Administrative law – Decisions reviewed – Assessment Review Board – Expert evidence – Judicial review – Appeals – Standard of review – Correctness – Municipalities – Tax
Wheatland County v. Federated Co-Operatives Limited,  A.J. No. 1768, 2019 ABCA 513, Alberta Court of Appeal, December 23, 2019, F.F. Slatter, M.G. Crighton and R. Khullar JJ.A.
The Wheatland County Composite Assessment Review Board assessed a fuel blending and storage facility owned by the respondent at $145,024,910 on the basis that most of the facility was “building” or “structure” rather than “machinery and equipment”. An assessment of “machinery and equipment” receives preferential tax treatment and does not attract the education levy. By asserting much of the facility was “machinery and equipment” as part of an operating unit used or intended to be used for “processing”, the respondent sought to reduce the assessment to $83,854.588.
The Board preferred the appellant’s expert over the respondent’s expert. The respondent’s expert opined that if processing occurred at the facility, then everything in the facility was integral to the processing operation. If accepted, this opinion meant the entire facility would be “machinery and equipment” and therefore assessed on a preferential tax basis. The Board rejected this opinion, finding that there were other systems and equipment that were not part of the fuel blending process, including the fire suppression system and the office.
The chamber’s judge set aide the Board’s decision. The chamber’s judge held that the Board’s decision did not fall within a range of possible, justifiable outcomes as it failed to display justification, transparency and intelligibility. The chamber’s judge was also critical of the Board’s use of expert evidence because it usurped the role of the trier of fact.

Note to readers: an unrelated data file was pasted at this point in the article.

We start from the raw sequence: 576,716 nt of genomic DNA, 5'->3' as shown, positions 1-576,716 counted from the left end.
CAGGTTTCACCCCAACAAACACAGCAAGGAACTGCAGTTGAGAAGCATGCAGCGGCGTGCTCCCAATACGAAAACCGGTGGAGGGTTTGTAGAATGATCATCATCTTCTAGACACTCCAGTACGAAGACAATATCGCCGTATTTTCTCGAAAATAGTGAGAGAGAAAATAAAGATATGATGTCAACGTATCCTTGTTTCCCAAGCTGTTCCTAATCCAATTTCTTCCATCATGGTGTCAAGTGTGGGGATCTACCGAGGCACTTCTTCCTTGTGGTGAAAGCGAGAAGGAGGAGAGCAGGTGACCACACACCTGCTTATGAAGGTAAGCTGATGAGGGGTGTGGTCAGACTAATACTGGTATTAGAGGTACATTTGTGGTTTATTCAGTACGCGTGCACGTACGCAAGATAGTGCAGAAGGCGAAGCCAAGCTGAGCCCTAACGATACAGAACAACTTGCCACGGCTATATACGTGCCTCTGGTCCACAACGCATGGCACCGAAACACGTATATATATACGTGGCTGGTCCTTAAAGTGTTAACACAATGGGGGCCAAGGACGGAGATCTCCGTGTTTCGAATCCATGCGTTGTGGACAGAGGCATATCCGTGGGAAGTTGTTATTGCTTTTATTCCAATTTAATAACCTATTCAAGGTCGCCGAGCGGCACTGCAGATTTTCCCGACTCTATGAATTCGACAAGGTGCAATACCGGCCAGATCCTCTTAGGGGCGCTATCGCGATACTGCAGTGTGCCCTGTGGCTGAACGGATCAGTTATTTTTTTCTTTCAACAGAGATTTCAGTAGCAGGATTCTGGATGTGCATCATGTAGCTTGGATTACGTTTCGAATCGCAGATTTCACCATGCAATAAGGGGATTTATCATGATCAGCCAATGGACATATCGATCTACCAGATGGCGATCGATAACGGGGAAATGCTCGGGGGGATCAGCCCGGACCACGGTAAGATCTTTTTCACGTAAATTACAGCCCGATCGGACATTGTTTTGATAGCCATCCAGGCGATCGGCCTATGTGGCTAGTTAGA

The Court of Appeal allowed the appeal. The Court of Appeal held that the chamber’s judge engaged in a correctness review while failing to afford the Board appropriate deference to interpret its home statute and its ability to weigh evidence, including expert evidence. The Court found that the Board was entitled to conclude that some systems were not integral to the processing facility as this evidence was properly before the Board and its reasons for reaching such a conclusion were transparent and intelligible. The Court concluded that “the fact that the reviewing court takes a different view of the fiscal and social policy behind the taxing statue does not render the Board’s decision unreasonable. This approach converts the analysis to a review for correctness.”
This case was digested by Jackson C. Doyle, and first published in the LexisNexis® Harper Grey Administrative Law Netletter and the Harper Grey Administrative Law Newsletter. If you would like to discuss this case further, please contact Jackson C. Doyle at email@example.com.
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